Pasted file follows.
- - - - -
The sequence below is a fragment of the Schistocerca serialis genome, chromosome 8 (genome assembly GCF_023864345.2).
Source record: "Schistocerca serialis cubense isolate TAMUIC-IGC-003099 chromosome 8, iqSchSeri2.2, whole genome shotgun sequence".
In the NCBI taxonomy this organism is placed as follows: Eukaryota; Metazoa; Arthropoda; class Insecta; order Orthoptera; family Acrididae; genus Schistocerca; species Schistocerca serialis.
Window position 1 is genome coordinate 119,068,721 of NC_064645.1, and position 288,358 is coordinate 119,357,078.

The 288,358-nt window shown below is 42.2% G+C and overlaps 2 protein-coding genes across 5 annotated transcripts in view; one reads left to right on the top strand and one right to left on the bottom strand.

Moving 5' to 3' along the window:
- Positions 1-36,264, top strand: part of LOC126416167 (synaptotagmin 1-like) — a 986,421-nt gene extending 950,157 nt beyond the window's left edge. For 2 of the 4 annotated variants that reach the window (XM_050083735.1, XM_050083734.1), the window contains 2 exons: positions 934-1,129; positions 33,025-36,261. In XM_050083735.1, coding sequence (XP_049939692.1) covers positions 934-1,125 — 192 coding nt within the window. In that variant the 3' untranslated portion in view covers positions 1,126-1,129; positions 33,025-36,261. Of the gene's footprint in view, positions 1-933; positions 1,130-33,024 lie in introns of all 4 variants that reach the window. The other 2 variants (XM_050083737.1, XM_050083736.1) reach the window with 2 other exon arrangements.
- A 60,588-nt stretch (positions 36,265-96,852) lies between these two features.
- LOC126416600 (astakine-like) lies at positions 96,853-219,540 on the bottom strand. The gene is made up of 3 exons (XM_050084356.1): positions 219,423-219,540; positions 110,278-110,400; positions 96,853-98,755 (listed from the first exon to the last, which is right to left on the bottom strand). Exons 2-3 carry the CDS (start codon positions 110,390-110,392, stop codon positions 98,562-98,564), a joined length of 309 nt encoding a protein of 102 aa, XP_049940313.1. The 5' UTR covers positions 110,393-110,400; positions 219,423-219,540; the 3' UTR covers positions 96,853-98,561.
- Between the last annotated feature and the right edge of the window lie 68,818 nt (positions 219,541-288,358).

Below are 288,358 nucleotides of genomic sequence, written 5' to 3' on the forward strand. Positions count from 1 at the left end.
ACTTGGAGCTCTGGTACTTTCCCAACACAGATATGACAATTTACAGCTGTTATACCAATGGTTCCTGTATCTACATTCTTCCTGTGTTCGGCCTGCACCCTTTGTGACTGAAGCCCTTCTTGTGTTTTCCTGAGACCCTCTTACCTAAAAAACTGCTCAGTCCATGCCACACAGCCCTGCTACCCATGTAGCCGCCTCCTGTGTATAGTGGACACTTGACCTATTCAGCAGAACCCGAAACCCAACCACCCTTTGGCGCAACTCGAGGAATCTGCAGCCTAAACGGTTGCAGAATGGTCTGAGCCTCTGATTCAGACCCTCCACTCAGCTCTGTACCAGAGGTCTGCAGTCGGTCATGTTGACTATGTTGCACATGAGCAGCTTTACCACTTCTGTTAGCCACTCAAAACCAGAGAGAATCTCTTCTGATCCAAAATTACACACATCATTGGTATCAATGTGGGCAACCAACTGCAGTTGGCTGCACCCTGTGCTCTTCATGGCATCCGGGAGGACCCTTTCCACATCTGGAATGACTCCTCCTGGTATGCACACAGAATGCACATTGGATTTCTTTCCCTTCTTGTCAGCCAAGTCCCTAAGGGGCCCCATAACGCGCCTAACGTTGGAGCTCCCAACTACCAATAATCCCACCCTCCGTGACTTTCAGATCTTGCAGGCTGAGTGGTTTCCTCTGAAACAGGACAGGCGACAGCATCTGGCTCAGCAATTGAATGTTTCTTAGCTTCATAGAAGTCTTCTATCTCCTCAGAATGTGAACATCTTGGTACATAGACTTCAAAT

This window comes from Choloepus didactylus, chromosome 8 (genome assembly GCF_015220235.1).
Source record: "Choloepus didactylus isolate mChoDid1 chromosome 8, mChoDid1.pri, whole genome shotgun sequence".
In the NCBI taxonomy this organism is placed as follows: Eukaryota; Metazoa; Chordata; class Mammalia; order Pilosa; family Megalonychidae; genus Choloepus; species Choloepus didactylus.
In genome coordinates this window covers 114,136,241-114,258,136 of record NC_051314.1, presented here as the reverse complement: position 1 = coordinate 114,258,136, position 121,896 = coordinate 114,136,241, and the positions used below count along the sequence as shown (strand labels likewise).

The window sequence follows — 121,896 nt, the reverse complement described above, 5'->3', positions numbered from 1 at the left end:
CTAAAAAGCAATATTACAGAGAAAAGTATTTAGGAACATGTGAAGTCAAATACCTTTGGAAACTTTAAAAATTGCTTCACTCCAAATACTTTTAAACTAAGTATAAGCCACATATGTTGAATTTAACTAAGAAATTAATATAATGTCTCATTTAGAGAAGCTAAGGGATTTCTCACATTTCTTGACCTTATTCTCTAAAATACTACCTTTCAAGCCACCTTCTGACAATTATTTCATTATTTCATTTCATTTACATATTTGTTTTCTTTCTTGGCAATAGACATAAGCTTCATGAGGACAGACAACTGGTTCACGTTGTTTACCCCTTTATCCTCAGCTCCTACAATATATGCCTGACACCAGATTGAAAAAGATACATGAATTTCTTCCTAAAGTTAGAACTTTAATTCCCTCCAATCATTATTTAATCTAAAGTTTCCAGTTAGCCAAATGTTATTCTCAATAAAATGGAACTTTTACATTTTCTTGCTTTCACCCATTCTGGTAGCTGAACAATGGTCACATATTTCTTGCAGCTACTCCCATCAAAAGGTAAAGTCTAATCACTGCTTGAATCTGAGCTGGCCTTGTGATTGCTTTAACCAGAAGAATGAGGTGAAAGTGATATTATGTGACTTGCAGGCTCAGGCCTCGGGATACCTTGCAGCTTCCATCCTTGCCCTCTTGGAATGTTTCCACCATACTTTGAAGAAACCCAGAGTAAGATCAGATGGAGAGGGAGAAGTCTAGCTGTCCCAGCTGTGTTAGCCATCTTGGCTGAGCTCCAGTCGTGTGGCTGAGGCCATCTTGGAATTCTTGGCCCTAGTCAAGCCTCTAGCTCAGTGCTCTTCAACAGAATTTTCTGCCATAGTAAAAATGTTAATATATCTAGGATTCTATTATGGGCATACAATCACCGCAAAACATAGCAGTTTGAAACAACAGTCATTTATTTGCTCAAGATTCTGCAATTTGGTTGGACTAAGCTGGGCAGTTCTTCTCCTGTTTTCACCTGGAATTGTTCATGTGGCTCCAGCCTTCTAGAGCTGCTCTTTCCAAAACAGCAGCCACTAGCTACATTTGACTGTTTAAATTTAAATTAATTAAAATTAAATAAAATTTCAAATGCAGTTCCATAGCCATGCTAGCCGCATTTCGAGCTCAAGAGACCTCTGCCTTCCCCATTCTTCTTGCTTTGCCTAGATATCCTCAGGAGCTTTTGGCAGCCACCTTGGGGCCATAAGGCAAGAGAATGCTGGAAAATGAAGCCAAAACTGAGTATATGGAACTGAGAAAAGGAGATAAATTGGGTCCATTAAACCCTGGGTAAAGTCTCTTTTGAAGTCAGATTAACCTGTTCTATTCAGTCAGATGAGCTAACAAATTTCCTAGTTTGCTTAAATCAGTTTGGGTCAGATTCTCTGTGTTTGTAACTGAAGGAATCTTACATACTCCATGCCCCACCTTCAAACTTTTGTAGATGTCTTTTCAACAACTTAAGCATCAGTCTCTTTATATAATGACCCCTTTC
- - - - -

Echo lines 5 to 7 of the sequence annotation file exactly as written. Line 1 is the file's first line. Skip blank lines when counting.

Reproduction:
The 288,358-nt window shown below is 42.2% G+C and overlaps 2 protein-coding genes across 5 annotated transcripts in view; one reads left to right on the top strand and one right to left on the bottom strand.

Moving 5' to 3' along the window:
- Positions 1-36,264, top strand: part of LOC126416167 (synaptotagmin 1-like) — a 986,421-nt gene extending 950,157 nt beyond the window's left edge. For 2 of the 4 annotated variants that reach the window (XM_050083735.1, XM_050083734.1), the window contains 2 exons: positions 934-1,129; positions 33,025-36,261. In XM_050083735.1, coding sequence (XP_049939692.1) covers positions 934-1,125 — 192 coding nt within the window. In that variant the 3' untranslated portion in view covers positions 1,126-1,129; positions 33,025-36,261. Of the gene's footprint in view, positions 1-933; positions 1,130-33,024 lie in introns of all 4 variants that reach the window. The other 2 variants (XM_050083737.1, XM_050083736.1) reach the window with 2 other exon arrangements.